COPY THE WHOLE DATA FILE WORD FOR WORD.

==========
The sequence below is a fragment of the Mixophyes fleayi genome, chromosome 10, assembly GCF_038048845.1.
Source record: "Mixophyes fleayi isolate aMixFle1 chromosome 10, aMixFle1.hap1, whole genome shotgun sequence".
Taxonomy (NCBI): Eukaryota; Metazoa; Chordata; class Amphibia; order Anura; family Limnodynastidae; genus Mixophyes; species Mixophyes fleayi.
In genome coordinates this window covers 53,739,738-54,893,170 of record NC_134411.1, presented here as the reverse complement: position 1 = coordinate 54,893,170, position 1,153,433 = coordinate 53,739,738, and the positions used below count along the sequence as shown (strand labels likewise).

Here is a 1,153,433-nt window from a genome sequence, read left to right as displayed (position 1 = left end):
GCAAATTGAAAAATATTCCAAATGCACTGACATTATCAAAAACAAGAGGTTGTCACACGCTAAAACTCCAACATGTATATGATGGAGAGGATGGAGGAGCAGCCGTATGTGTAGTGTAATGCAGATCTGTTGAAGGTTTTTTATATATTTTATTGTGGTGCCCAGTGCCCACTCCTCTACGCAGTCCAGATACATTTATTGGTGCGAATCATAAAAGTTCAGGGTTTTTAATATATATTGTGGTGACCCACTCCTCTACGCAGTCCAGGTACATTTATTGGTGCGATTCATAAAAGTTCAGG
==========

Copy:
The sequence below is a fragment of the Mixophyes fleayi genome, chromosome 10, assembly GCF_038048845.1.
Source record: "Mixophyes fleayi isolate aMixFle1 chromosome 10, aMixFle1.hap1, whole genome shotgun sequence".
Taxonomy (NCBI): Eukaryota; Metazoa; Chordata; class Amphibia; order Anura; family Limnodynastidae; genus Mixophyes; species Mixophyes fleayi.
In genome coordinates this window covers 53,739,738-54,893,170 of record NC_134411.1, presented here as the reverse complement: position 1 = coordinate 54,893,170, position 1,153,433 = coordinate 53,739,738, and the positions used below count along the sequence as shown (strand labels likewise).

Here is a 1,153,433-nt window from a genome sequence, read left to right as displayed (position 1 = left end):
GCAAATTGAAAAATATTCCAAATGCACTGACATTATCAAAAACAAGAGGTTGTCACACGCTAAAACTCCAACATGTATATGATGGAGAGGATGGAGGAGCAGCCGTATGTGTAGTGTAATGCAGATCTGTTGAAGGTTTTTTATATATTTTATTGTGGTGCCCAGTGCCCACTCCTCTACGCAGTCCAGATACATTTATTGGTGCGAATCATAAAAGTTCAGGGTTTTTAATATATATTGTGGTGACCCACTCCTCTACGCAGTCCAGGTACATTTATTGGTGCGATTCATAAAAGTTCAGG